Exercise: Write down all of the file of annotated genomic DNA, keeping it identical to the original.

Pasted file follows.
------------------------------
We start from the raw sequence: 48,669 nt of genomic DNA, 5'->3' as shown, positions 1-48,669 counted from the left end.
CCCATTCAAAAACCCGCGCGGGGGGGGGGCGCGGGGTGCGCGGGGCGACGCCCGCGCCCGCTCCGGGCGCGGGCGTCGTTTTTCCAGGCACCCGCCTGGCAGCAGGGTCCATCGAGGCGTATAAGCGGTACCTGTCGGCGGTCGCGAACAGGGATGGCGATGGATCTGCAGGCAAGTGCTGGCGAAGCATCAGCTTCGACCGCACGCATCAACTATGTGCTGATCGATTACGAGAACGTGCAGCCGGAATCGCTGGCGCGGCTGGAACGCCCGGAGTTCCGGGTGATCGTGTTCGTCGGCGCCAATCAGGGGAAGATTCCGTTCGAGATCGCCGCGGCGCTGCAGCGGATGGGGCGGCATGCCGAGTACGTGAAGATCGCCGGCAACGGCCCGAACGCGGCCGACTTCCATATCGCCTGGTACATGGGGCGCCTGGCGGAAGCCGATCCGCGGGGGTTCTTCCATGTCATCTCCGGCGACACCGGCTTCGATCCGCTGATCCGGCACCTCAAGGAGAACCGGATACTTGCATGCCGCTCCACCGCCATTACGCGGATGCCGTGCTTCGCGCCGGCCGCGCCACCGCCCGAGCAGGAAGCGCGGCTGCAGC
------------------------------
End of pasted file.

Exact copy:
We start from the raw sequence: 48,669 nt of genomic DNA, 5'->3' as shown, positions 1-48,669 counted from the left end.
CCCATTCAAAAACCCGCGCGGGGGGGGGGCGCGGGGTGCGCGGGGCGACGCCCGCGCCCGCTCCGGGCGCGGGCGTCGTTTTTCCAGGCACCCGCCTGGCAGCAGGGTCCATCGAGGCGTATAAGCGGTACCTGTCGGCGGTCGCGAACAGGGATGGCGATGGATCTGCAGGCAAGTGCTGGCGAAGCATCAGCTTCGACCGCACGCATCAACTATGTGCTGATCGATTACGAGAACGTGCAGCCGGAATCGCTGGCGCGGCTGGAACGCCCGGAGTTCCGGGTGATCGTGTTCGTCGGCGCCAATCAGGGGAAGATTCCGTTCGAGATCGCCGCGGCGCTGCAGCGGATGGGGCGGCATGCCGAGTACGTGAAGATCGCCGGCAACGGCCCGAACGCGGCCGACTTCCATATCGCCTGGTACATGGGGCGCCTGGCGGAAGCCGATCCGCGGGGGTTCTTCCATGTCATCTCCGGCGACACCGGCTTCGATCCGCTGATCCGGCACCTCAAGGAGAACCGGATACTTGCATGCCGCTCCACCGCCATTACGCGGATGCCGTGCTTCGCGCCGGCCGCGCCACCGCCCGAGCAGGAAGCGCGGCTGCAGC